Excess attenuation of advertisement calls differed significantly across species, substrate, distance, and locality, as indicated by four-way repeated measures ANOVA (Table 5). The calls of L. catesbeianus experienced significantly lower attenuation rates than those of Pelophylax perezi (F1, 11 = 22.87, P = 0.001). Mean ± SD (minimum-maximum) of excess attenuation was 1.04 ± 2.6 dB (-11.39–12.41 dB) for L. catesbeianus, while 3.64 ± 2.5 dB (-9.87–18.13 dB) for P. perezi. As shown in Figure 7, these differences were found both for water and soil substrates (i.e. interaction between species and substrate: F1, 11 = 1.36, P = 0.267). Nevertheless, the interaction between species and site was found to be significant (F6, 66 = 34.17, P < 0.001), and the calls of P. perezi showed on average better propagation in riparian habitats, such as Villasbuenas de Gata and Navalcarnero, while the calls of L. catesbeianus suffered less attenuation in ponds or marshes, such as El Cabaco, Las Jaras, and Doñana (Figures 5 and 6).
|Substrate||227.47||1, 11||< 0.001|
|Distance||202.21||3, 33||< 0.001|
|Locality||92.98||6, 66||< 0.001|
|Locality * Species||34.17||6, 66||< 0.001|
|Locality * Substrate||10.82||6, 66||0.001|
|Locality * Distance||142.49||18, 198||< 0.001|
|Substrate * Species||1.36||1, 11||0.267|
|Substrate * Distance||373.43||3, 33||< 0.001|
|Distance * Species||7.97||3, 33||< 0.001|
Measurements for Pelophylax perezi (circles) and Lithobates catesbeianus (squares) emitted over water (open symbols) and over soil (filled symbols) substrates.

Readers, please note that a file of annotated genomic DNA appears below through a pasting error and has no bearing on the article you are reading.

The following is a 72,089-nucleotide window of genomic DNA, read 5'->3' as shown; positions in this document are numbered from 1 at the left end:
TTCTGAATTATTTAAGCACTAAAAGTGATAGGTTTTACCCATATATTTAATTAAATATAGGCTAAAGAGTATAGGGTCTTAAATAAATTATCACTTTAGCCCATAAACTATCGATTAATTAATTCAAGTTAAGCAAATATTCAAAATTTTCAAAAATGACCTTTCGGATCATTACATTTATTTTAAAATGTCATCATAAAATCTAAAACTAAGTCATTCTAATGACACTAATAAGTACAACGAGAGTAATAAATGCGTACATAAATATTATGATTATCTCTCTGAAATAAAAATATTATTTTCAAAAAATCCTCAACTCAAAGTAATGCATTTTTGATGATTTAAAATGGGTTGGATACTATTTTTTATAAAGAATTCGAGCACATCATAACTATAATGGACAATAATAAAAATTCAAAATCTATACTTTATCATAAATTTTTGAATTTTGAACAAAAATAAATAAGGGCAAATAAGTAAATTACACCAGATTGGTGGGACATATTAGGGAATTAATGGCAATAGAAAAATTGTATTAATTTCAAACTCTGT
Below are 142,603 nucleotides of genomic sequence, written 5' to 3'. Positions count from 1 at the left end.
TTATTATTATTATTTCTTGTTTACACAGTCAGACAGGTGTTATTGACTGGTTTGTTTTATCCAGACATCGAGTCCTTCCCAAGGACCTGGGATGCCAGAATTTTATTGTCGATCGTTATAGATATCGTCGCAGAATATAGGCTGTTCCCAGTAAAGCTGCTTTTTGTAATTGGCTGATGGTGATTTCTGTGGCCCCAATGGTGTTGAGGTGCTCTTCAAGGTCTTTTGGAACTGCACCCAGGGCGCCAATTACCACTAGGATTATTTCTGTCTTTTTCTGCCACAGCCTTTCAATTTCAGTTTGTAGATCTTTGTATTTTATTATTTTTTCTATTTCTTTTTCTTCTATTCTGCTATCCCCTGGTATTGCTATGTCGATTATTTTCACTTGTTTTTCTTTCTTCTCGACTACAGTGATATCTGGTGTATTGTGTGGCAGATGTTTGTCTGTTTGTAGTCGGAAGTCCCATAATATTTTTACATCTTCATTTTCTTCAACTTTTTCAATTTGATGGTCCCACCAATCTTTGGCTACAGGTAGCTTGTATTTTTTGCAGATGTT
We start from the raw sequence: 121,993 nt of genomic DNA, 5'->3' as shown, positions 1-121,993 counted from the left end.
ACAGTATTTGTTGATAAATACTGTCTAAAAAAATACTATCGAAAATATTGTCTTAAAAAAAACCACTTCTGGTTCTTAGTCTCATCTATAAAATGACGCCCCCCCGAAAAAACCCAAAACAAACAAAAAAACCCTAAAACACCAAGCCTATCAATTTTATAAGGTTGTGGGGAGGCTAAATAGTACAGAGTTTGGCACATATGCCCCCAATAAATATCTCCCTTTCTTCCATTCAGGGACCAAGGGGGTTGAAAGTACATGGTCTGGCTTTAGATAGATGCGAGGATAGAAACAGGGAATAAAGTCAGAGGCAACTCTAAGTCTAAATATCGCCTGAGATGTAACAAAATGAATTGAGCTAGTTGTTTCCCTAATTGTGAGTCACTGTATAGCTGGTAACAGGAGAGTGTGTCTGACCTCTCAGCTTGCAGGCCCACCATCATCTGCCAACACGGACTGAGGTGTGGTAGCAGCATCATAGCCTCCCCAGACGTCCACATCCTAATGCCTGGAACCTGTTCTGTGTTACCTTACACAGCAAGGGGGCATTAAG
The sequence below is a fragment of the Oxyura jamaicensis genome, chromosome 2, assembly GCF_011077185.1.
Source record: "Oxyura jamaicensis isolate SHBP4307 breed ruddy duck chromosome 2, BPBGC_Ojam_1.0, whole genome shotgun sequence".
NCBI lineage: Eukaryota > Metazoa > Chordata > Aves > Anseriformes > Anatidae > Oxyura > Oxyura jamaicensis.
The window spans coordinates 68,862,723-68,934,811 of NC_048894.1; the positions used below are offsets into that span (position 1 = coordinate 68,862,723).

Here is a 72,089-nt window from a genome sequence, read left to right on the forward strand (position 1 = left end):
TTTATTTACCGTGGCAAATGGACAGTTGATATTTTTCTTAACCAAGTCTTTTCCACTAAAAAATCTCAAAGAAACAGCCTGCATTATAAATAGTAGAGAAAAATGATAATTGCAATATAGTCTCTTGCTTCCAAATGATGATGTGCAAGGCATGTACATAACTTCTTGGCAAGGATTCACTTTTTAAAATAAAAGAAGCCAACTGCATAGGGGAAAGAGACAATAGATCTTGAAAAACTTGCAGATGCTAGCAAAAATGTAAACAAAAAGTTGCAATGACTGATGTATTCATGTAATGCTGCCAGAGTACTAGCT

The ANOVA revealed that type of substrate was the factor with the greatest effect (F1, 11 = 227.47, P < 0.001), showing water surface as a substrate with remarkably better proprieties for sound transmission than soil substrate in both species (Figure 7). Excess attenuation of playback calls was also highly affected by distance (F3, 33 = 202.21, P < 0.001). Differences in attenuation were found among all positions within the propagation transect (P < 0.01, in all cases), with larger excess attenuation at the farthest distance between sound source and recipient (8 m; Figure 7). Significant interactions were found among all the factors considered, except the latter mentioned interaction between species and substrate. The relationship between excess attenuation and playback calls of both species varied among distances and localities (Table 5).
Despite being broadcast in nonindigenous habitats, the advertisement calls of the invasive species were, overall, transmitted more efficiently than those of the native species, as shown by sound propagation experiments in different environments. Lower attenuation rates were found for acoustic signals of Lithobates catesbeianus in both aquatic and terrestrial substrates, and in most of the study sites. The less efficient propagation of the signals of the native species suggests an absence of optimal relationships between native environments and propagation of acoustic signals, in contrast to the acoustic adaptation hypothesis [31,35], proposed from evidence in other vertebrates. Our results are in general agreement with an increasing number of studies examining this prediction in other anurans from temperate and tropical habitats that have not found relationships between habitat structures and call characteristics [37–39,41,61,106–108]. In anurans, this apparent lack of optimization is likely related to the restricted distances over which anurans communicate as compared to birds or mammals . Thus, our findings imply that adaptive mechanisms optimizing sound transmission in native habitats may play a less significant role than other selective forces or biological constraints in evolutionary design of acoustic signal in anurans. This suggestion has previously been proposed for tropical anuran species [48,61], and is also concordant with findings in some bird species [47,67,109].